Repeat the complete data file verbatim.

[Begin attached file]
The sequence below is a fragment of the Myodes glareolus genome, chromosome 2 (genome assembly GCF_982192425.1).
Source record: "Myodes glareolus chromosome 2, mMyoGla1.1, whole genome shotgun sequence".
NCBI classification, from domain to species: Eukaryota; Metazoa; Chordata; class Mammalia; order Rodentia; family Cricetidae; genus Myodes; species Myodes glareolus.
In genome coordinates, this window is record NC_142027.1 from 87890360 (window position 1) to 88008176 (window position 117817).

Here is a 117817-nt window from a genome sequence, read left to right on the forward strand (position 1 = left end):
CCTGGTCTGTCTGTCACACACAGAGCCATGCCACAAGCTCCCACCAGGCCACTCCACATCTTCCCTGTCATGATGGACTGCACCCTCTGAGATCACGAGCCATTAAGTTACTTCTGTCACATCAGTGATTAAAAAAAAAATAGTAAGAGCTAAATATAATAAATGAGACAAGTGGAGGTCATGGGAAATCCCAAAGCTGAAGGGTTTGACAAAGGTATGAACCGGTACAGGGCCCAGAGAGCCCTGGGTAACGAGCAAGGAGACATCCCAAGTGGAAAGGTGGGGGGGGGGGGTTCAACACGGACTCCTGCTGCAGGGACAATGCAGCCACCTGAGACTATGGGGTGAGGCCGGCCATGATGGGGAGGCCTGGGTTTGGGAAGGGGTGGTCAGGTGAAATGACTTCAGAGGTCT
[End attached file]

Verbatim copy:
The sequence below is a fragment of the Myodes glareolus genome, chromosome 2 (genome assembly GCF_982192425.1).
Source record: "Myodes glareolus chromosome 2, mMyoGla1.1, whole genome shotgun sequence".
NCBI classification, from domain to species: Eukaryota; Metazoa; Chordata; class Mammalia; order Rodentia; family Cricetidae; genus Myodes; species Myodes glareolus.
In genome coordinates, this window is record NC_142027.1 from 87890360 (window position 1) to 88008176 (window position 117817).

Here is a 117817-nt window from a genome sequence, read left to right on the forward strand (position 1 = left end):
CCTGGTCTGTCTGTCACACACAGAGCCATGCCACAAGCTCCCACCAGGCCACTCCACATCTTCCCTGTCATGATGGACTGCACCCTCTGAGATCACGAGCCATTAAGTTACTTCTGTCACATCAGTGATTAAAAAAAAAATAGTAAGAGCTAAATATAATAAATGAGACAAGTGGAGGTCATGGGAAATCCCAAAGCTGAAGGGTTTGACAAAGGTATGAACCGGTACAGGGCCCAGAGAGCCCTGGGTAACGAGCAAGGAGACATCCCAAGTGGAAAGGTGGGGGGGGGGGGTTCAACACGGACTCCTGCTGCAGGGACAATGCAGCCACCTGAGACTATGGGGTGAGGCCGGCCATGATGGGGAGGCCTGGGTTTGGGAAGGGGTGGTCAGGTGAAATGACTTCAGAGGTCT